While pharmaceuticals have lifesaving benefits, many of these medications can have serious side effects, ranging from cardiac arrest to suicide.Millions of Americans suffer from an almost completely ignored epidemic of drug-induced nutrient depletion that can cause grave health problems. Perhaps 30% of pharmaceutical side effects are the direct result of these drug-induced nutrient deficiencies. In other words, a drug “robs” you of one or more nutrients or other helpful substances, and this lack of nutrients causes additional side effects. In a sense, the drug acts as an “anti-vitamin pill,” taking away the substances you need for good health. Thus, nutrient depletion caused by the drugs—rather than the drugs themselves—is often directly responsible for many of the side effects associated with pharmaceuticals.
Metformin, one of the most commonly used drugs to treat diabetes, may be causing vitamin B12 and folate deficiencies in those that take the drug. Metformin has stood up well in clinical trials, showing its potential to reduce the risk of macrovascular disease (a disease of the large blood vessels including those found near the heart, the brain, and the limbs), reduce all-cause mortality and even prevent some cancers.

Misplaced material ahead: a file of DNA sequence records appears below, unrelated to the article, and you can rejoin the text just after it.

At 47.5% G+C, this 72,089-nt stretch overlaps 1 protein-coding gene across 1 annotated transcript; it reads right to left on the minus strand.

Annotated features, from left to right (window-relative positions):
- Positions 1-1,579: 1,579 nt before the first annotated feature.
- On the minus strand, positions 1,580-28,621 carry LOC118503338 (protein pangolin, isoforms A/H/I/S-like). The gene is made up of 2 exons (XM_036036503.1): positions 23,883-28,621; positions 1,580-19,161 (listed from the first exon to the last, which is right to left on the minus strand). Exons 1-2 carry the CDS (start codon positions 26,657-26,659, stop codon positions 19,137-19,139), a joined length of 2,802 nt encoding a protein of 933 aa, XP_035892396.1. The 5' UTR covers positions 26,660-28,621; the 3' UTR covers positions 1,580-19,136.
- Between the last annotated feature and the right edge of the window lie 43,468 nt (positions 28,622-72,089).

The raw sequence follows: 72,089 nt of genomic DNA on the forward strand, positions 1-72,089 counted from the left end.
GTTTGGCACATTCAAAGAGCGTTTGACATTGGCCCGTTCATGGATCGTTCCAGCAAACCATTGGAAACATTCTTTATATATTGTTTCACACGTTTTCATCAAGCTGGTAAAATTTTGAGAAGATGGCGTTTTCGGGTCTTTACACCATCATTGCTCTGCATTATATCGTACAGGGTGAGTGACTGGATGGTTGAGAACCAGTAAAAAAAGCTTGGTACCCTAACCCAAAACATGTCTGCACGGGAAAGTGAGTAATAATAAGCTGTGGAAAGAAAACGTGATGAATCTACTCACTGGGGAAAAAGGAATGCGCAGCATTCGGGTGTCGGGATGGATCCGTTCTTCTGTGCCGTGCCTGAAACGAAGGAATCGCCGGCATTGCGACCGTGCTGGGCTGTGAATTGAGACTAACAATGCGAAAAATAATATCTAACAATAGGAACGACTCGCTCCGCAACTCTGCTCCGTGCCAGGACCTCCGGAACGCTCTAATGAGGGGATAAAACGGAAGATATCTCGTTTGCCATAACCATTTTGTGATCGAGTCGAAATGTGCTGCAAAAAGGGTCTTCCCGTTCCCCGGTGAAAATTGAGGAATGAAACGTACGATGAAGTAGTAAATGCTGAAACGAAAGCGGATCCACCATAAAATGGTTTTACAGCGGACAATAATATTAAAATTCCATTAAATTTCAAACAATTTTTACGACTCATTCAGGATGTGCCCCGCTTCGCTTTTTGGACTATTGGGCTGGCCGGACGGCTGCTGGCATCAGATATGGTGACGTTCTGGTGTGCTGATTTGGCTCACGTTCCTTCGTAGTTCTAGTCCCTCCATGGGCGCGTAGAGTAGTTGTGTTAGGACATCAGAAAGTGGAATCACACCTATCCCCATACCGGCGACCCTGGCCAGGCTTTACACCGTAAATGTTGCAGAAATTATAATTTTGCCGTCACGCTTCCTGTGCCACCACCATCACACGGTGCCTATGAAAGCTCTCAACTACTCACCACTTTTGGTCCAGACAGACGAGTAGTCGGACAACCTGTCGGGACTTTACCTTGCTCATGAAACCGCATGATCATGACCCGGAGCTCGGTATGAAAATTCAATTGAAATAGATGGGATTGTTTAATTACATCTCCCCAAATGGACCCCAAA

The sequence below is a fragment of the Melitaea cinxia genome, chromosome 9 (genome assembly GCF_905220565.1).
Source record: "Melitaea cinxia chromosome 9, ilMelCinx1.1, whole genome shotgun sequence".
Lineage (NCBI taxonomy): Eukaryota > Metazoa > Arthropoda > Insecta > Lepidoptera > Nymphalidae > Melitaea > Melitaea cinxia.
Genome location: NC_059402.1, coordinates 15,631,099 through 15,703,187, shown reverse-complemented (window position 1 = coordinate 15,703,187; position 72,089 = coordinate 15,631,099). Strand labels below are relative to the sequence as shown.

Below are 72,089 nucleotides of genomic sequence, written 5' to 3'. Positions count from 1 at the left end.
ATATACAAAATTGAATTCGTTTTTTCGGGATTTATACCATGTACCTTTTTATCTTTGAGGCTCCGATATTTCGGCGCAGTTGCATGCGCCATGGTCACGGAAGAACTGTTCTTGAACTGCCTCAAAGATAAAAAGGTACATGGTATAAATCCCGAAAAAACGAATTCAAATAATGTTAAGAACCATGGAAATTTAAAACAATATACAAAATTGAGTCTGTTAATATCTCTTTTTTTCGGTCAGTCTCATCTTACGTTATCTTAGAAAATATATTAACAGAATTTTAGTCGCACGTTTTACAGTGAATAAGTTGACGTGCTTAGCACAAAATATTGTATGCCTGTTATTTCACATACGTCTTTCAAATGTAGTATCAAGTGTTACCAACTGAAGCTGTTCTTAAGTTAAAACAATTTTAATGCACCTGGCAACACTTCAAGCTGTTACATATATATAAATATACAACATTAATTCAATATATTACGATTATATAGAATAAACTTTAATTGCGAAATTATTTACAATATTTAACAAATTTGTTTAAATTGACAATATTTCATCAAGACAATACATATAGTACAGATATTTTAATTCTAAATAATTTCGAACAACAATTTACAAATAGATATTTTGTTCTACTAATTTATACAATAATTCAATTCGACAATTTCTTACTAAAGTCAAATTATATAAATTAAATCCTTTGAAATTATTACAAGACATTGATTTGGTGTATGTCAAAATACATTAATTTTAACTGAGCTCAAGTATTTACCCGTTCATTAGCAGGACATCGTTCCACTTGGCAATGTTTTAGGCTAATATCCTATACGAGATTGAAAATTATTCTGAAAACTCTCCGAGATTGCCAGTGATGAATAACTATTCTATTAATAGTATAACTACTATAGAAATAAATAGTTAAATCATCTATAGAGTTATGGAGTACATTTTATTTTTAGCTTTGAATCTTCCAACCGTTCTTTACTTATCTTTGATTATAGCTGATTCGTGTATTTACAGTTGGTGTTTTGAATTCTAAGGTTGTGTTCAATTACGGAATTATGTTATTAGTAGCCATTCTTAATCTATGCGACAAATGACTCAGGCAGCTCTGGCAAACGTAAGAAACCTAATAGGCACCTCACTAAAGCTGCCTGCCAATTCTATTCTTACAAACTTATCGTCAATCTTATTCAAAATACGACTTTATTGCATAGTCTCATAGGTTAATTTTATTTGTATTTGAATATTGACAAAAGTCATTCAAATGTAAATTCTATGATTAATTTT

However, the drug is now being blamed for contributing to the progression of diabetic peripheral neuropathy. Diabetic neuropathy is a type of nerve damage. It happens when high blood sugar, over time, damages nerve fibers. This damage can occur in the digestive system, the urinary tract, blood vessels, and the heart. Most often, however, nerves are damaged in the legs and feet.
In a recent study performed at Bethesda General Hospital in the Netherlands, researchers recruited 745 patients attending outpatient clinics …
Among the most common drugs linked to nutrient depletion are oral contraceptives, cholesterol-lowering statins, and antibiotics. These and many other over-the-counter and prescription medications can interfere with your body’s ability to digest, absorb, synthesize, or make use of certain nutrients, leading to nutrient deficiency-related “side effects.”
The only solution to averting drug-induced nutritional deficiencies is to replace the depleted nutrients through nutritional supplements, dietary sources, or both. In this article, we examine some commonly prescribed drugs and the vitamins, minerals, and other substances they are most likely to deplete.
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